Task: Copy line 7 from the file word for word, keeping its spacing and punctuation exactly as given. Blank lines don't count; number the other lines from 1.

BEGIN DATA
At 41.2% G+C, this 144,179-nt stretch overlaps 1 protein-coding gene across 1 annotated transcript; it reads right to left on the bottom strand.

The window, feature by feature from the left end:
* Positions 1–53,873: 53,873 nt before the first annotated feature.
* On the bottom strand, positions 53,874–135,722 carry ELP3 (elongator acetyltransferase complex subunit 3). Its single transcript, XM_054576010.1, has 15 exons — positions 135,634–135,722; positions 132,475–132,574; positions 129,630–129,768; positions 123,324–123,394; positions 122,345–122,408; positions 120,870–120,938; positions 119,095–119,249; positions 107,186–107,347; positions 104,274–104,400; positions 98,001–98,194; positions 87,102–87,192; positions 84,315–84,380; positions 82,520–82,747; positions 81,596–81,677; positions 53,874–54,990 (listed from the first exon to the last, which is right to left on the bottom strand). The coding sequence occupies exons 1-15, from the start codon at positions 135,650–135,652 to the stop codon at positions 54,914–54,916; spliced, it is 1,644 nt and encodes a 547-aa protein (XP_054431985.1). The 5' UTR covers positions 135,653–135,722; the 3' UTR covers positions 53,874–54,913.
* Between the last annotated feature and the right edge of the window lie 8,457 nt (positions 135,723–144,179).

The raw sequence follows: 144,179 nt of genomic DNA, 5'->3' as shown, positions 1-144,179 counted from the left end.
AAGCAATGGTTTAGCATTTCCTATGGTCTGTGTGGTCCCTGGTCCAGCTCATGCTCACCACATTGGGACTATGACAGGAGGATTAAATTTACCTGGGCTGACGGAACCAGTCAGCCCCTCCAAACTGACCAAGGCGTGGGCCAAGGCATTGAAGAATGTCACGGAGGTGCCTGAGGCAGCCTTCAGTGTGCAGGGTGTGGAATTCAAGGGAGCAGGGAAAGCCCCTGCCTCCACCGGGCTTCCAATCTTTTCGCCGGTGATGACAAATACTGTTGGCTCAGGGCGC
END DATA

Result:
AAGCAATGGTTTAGCATTTCCTATGGTCTGTGTGGTCCCTGGTCCAGCTCATGCTCACCACATTGGGACTATGACAGGAGGATTAAATTTACCTGGGCTGACGGAACCAGTCAGCCCCTCCAAACTGACCAAGGCGTGGGCCAAGGCATTGAAGAATGTCACGGAGGTGCCTGAGGCAGCCTTCAGTGTGCAGGGTGTGGAATTCAAGGGAGCAGGGAAAGCCCCTGCCTCCACCGGGCTTCCAATCTTTTCGCCGGTGATGACAAATACTGTTGGCTCAGGGCGC